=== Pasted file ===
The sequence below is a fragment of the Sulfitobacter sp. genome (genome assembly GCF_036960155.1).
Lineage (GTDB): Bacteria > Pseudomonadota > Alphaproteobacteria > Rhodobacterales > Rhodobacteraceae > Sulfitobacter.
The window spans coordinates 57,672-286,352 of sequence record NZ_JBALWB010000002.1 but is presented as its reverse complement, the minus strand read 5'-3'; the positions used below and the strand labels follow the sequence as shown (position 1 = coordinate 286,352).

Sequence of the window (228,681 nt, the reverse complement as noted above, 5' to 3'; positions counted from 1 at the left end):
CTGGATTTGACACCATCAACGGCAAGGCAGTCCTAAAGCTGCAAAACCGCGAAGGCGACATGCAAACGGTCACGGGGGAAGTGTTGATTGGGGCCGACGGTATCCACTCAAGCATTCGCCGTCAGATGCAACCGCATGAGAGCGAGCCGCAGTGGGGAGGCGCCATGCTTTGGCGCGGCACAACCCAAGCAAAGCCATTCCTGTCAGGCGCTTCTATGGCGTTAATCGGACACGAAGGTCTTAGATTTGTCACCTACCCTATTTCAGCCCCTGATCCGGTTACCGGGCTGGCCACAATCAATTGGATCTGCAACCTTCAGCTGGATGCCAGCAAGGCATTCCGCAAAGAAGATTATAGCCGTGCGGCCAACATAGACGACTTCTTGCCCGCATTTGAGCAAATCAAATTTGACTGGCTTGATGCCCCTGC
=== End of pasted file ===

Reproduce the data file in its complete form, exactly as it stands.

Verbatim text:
The sequence below is a fragment of the Sulfitobacter sp. genome (genome assembly GCF_036960155.1).
Lineage (GTDB): Bacteria > Pseudomonadota > Alphaproteobacteria > Rhodobacterales > Rhodobacteraceae > Sulfitobacter.
The window spans coordinates 57,672-286,352 of sequence record NZ_JBALWB010000002.1 but is presented as its reverse complement, the minus strand read 5'-3'; the positions used below and the strand labels follow the sequence as shown (position 1 = coordinate 286,352).

Sequence of the window (228,681 nt, the reverse complement as noted above, 5' to 3'; positions counted from 1 at the left end):
CTGGATTTGACACCATCAACGGCAAGGCAGTCCTAAAGCTGCAAAACCGCGAAGGCGACATGCAAACGGTCACGGGGGAAGTGTTGATTGGGGCCGACGGTATCCACTCAAGCATTCGCCGTCAGATGCAACCGCATGAGAGCGAGCCGCAGTGGGGAGGCGCCATGCTTTGGCGCGGCACAACCCAAGCAAAGCCATTCCTGTCAGGCGCTTCTATGGCGTTAATCGGACACGAAGGTCTTAGATTTGTCACCTACCCTATTTCAGCCCCTGATCCGGTTACCGGGCTGGCCACAATCAATTGGATCTGCAACCTTCAGCTGGATGCCAGCAAGGCATTCCGCAAAGAAGATTATAGCCGTGCGGCCAACATAGACGACTTCTTGCCCGCATTTGAGCAAATCAAATTTGACTGGCTTGATGCCCCTGC